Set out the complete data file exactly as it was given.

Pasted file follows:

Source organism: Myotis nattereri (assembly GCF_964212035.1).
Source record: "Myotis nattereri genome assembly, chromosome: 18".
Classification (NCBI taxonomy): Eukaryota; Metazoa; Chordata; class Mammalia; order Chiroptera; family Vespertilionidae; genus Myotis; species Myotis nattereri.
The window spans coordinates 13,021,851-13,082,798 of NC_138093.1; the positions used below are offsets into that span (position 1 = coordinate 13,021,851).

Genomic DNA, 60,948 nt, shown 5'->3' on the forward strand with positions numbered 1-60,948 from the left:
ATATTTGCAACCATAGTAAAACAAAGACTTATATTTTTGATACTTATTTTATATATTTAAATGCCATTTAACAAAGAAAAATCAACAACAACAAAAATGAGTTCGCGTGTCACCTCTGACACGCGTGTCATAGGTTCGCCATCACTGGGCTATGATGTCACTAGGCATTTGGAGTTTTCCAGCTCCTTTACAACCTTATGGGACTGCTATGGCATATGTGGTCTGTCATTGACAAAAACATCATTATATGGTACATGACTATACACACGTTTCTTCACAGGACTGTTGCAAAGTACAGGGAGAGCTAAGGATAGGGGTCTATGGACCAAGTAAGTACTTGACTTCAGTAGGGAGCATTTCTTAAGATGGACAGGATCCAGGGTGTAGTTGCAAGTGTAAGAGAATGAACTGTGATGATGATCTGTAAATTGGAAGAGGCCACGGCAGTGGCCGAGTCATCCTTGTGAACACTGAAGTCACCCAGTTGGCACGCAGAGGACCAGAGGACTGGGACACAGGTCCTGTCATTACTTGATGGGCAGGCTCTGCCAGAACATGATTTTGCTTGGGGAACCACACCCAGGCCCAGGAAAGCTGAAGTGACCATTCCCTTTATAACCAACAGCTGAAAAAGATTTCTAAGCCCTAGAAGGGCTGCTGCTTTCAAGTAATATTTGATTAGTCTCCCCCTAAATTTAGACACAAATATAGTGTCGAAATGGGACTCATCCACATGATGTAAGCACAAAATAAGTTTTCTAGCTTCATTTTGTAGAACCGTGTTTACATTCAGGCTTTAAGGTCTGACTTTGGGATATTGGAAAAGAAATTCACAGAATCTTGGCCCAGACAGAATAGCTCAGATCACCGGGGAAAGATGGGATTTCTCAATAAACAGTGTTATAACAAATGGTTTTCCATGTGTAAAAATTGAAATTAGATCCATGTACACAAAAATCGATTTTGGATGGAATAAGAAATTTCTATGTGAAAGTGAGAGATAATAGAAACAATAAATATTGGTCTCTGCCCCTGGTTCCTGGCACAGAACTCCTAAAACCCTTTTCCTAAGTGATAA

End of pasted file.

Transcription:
Source organism: Myotis nattereri (assembly GCF_964212035.1).
Source record: "Myotis nattereri genome assembly, chromosome: 18".
Classification (NCBI taxonomy): Eukaryota; Metazoa; Chordata; class Mammalia; order Chiroptera; family Vespertilionidae; genus Myotis; species Myotis nattereri.
The window spans coordinates 13,021,851-13,082,798 of NC_138093.1; the positions used below are offsets into that span (position 1 = coordinate 13,021,851).

Genomic DNA, 60,948 nt, shown 5'->3' on the forward strand with positions numbered 1-60,948 from the left:
ATATTTGCAACCATAGTAAAACAAAGACTTATATTTTTGATACTTATTTTATATATTTAAATGCCATTTAACAAAGAAAAATCAACAACAACAAAAATGAGTTCGCGTGTCACCTCTGACACGCGTGTCATAGGTTCGCCATCACTGGGCTATGATGTCACTAGGCATTTGGAGTTTTCCAGCTCCTTTACAACCTTATGGGACTGCTATGGCATATGTGGTCTGTCATTGACAAAAACATCATTATATGGTACATGACTATACACACGTTTCTTCACAGGACTGTTGCAAAGTACAGGGAGAGCTAAGGATAGGGGTCTATGGACCAAGTAAGTACTTGACTTCAGTAGGGAGCATTTCTTAAGATGGACAGGATCCAGGGTGTAGTTGCAAGTGTAAGAGAATGAACTGTGATGATGATCTGTAAATTGGAAGAGGCCACGGCAGTGGCCGAGTCATCCTTGTGAACACTGAAGTCACCCAGTTGGCACGCAGAGGACCAGAGGACTGGGACACAGGTCCTGTCATTACTTGATGGGCAGGCTCTGCCAGAACATGATTTTGCTTGGGGAACCACACCCAGGCCCAGGAAAGCTGAAGTGACCATTCCCTTTATAACCAACAGCTGAAAAAGATTTCTAAGCCCTAGAAGGGCTGCTGCTTTCAAGTAATATTTGATTAGTCTCCCCCTAAATTTAGACACAAATATAGTGTCGAAATGGGACTCATCCACATGATGTAAGCACAAAATAAGTTTTCTAGCTTCATTTTGTAGAACCGTGTTTACATTCAGGCTTTAAGGTCTGACTTTGGGATATTGGAAAAGAAATTCACAGAATCTTGGCCCAGACAGAATAGCTCAGATCACCGGGGAAAGATGGGATTTCTCAATAAACAGTGTTATAACAAATGGTTTTCCATGTGTAAAAATTGAAATTAGATCCATGTACACAAAAATCGATTTTGGATGGAATAAGAAATTTCTATGTGAAAGTGAGAGATAATAGAAACAATAAATATTGGTCTCTGCCCCTGGTTCCTGGCACAGAACTCCTAAAACCCTTTTCCTAAGTGATAA